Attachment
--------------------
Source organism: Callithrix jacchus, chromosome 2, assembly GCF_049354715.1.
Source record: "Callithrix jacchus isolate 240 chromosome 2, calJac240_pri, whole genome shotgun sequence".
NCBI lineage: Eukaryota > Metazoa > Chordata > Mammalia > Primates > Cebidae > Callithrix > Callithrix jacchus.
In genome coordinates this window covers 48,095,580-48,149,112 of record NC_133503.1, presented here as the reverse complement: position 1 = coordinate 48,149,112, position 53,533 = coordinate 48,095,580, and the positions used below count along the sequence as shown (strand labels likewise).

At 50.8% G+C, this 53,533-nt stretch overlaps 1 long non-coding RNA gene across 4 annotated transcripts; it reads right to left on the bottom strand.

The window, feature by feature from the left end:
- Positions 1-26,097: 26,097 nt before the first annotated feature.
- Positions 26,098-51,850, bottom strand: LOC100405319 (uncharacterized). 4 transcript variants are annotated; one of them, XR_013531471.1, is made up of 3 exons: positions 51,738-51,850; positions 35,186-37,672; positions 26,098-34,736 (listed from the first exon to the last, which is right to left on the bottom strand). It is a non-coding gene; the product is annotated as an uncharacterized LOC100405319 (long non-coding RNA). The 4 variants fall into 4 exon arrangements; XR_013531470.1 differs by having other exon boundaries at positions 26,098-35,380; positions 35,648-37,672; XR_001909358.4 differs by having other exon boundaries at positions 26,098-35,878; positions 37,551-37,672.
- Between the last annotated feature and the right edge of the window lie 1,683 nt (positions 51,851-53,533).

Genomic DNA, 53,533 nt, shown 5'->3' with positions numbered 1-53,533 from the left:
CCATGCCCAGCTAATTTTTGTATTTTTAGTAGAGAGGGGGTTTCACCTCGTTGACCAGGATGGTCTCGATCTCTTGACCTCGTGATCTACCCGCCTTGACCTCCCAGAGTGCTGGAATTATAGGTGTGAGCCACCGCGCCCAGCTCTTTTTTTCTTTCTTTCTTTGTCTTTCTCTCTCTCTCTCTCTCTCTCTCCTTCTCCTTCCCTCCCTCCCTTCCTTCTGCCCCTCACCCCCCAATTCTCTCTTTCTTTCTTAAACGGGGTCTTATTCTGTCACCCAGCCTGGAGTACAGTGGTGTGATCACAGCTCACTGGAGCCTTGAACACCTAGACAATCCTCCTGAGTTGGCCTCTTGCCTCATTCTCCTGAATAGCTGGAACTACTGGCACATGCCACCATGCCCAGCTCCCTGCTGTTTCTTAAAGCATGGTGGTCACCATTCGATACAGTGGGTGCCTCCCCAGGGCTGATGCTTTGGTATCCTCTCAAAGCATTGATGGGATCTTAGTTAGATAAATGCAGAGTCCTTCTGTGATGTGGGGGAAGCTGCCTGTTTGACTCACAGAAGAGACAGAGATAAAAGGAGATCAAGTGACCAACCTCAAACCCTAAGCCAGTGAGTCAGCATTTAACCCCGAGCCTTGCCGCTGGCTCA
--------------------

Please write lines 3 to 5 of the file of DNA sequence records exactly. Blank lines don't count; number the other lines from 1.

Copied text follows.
NCBI lineage: Eukaryota > Metazoa > Chordata > Mammalia > Primates > Cebidae > Callithrix > Callithrix jacchus.
In genome coordinates this window covers 48,095,580-48,149,112 of record NC_133503.1, presented here as the reverse complement: position 1 = coordinate 48,149,112, position 53,533 = coordinate 48,095,580, and the positions used below count along the sequence as shown (strand labels likewise).

At 50.8% G+C, this 53,533-nt stretch overlaps 1 long non-coding RNA gene across 4 annotated transcripts; it reads right to left on the bottom strand.